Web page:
LinuxBabe Community

Help setting up incoming traffic using pfSense

Hello everyone, I decided to make an account since I’ve been running into a few issues with setting up my email server.

I followed https://www.linuxbabe.com/mail-server/secure-email-server-ubuntu-postfix-dovecot .
This allows me to send out emails so I think my ports are setup correctly.
However I can’t connect an email client to my email server and I also can’t receive any emails.

What should I post to help figure this out? I’ve traced my traffic and my server sees any checks on the ports and allows traffic through all the way up to the email server, I think there’s something wrong with my email server handling incoming traffic.

This is an expansive question. Lots of moving parts.

I had to research:
“pfsense cloudflare certificate dns api” - this allowed me to setup the cert process in pfsense
“haproxy reverse proxy pfsense” for a tutorial. HAPROXY is a thing on its own…

I’ll try to help you a bit… but I might miss something but this should get you moving with other crossreferencing…

  1. You need a FQDN. Use cloudflare to manage your domains, its nicee.

  2. You’ll need a certificate for the email server itself, set it to auto renew. The iredmail tutorial on linuxbabe should do that.

  3. Use the pfsense built in cert manager and make a cert for the email server/vm, this will be applied below. THIS is a big process. The best way is to link a cloudflare account to pfsense using an API key. This creates a DNS challege each time you want to make a cert, and it will save you time and energy in the future.

  4. Use the HAPROXY package in pfsense to make a “reverse proxy” for port 443 to connect your FQDN to the email server. Apply the cert you made w cert manager to the “frontend”. You’ll have to make a proper backed, etc. Find that tutorial I mentioned at the beginning.

  5. You should be able to reach your email server by is FQDN in a browser. If you can, proceed. If not, research, research, research.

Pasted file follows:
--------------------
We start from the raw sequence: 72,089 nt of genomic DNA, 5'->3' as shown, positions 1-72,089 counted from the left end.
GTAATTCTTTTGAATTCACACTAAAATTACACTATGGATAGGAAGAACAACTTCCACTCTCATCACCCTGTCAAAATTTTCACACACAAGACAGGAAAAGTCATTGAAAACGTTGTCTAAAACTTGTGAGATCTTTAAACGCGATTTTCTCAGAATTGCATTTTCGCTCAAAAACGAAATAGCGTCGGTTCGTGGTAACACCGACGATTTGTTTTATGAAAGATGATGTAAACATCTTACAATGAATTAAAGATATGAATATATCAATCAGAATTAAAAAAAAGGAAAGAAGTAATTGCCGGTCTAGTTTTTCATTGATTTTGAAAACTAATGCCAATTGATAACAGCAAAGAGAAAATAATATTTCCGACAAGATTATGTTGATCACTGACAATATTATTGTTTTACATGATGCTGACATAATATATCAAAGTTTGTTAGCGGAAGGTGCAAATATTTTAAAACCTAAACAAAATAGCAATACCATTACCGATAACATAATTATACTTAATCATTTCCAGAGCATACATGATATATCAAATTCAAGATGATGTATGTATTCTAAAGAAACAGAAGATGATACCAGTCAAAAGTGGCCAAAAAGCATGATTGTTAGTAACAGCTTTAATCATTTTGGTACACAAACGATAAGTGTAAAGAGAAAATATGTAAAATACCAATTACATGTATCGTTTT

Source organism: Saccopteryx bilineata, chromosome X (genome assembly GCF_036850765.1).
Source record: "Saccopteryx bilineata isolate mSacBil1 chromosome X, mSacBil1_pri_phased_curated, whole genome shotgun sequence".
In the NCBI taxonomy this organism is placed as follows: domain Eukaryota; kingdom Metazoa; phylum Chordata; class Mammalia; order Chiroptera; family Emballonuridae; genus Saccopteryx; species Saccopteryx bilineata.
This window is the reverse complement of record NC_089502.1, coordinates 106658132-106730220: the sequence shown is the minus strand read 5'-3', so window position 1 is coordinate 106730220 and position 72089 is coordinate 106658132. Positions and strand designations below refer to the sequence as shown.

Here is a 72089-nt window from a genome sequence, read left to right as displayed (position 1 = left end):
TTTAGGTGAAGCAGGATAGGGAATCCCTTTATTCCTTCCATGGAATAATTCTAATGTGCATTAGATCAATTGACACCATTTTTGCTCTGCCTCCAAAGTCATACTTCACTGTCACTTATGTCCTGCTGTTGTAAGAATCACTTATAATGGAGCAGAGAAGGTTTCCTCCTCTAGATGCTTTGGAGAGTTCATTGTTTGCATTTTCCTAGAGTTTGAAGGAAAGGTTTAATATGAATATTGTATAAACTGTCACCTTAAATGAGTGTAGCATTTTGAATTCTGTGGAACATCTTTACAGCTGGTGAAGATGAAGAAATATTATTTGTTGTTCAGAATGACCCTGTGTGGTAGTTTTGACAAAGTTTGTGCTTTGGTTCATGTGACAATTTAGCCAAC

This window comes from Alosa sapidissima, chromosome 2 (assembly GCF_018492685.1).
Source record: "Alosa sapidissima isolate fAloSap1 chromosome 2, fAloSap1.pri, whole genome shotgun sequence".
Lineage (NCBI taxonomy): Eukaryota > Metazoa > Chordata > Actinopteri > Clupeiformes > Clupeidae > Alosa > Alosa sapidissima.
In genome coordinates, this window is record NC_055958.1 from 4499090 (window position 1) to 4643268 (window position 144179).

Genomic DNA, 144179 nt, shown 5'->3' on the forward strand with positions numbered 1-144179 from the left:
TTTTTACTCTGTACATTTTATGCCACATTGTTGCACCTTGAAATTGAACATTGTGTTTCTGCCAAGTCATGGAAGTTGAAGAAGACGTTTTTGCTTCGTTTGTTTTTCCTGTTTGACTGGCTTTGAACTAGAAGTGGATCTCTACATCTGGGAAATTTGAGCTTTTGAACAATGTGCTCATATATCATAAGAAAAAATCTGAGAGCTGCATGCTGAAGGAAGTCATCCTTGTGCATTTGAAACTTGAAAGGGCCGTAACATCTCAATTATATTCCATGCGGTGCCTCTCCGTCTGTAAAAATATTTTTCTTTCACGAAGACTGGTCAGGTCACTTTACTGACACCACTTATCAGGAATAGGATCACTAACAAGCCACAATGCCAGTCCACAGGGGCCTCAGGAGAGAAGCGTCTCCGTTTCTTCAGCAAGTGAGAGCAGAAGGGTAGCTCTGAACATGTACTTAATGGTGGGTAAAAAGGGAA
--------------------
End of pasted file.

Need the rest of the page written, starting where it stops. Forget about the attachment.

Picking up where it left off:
6. You have to forward ports to the server proper from pfsense by selecting on the pfsense menu: Firewall>NAT.

Below are the ports to forward. Close up the ones you’re not using AFTER everything works.

If your ISP closed off port 25, youll need mailgun, that’s another tutorial…

|Interface|Protocol|Source Address|Source Ports|Dest. Address|Dest. Ports|NAT IP|NAT Ports|

|WAN |TCP |* |* |* |25 (SMTP) |your server ip|25 (SMTP) |
|WAN |TCP |* |* |* |110 (POP3) |your server ip|110 (POP3) |
|WAN |TCP |* |* |* |143 (IMAP) |your server ip|143 (IMAP) |
|WAN |TCP |* |* |* |465 (SMTP/S) |your server ip|465 (SMTP/S) |
|WAN |TCP |* |* |* |587 (SUBMISSION) |your server ip|587 (SUBMISSION) |
|WAN |TCP |* |* |* |993 (IMAP/S) |your server ip|993 (IMAP/S) |
|WAN |TCP |* |* |* |995 (POP3/S) |your server ip|995 (POP3/S) |

I can answer a few rounds of questions IF you can get the heavy lifting done, like having your domains managed at cloudflare and connecting the API to pfsense. That’s probably the hardest part. The rest is patience, persistence, and plenty of time.

even after all of that, you’ll need to do all the anti spam stuffs that are on here, like DKIM, SPF, etc…

I managed to get it to work, the problem was the DNS Resolver in pfSense.
In pfSense under Services > DNS Resolver > Host Overrides, I added an entry for my FQDN pointing to my internal email server’s IP address. This allowed me to complete the missing link that was needed when adding my email to a client.

Additionally I have all the ports you listed open in nat forwarding.

I do not use HAproxy due to issues with my nextcloud instance.

Currently everything is working past this point. My new issue(s) requires a new thread.

WOW! You really cut the tape… I’m no network engineer, but your solution made me research what you did. Nice indeed!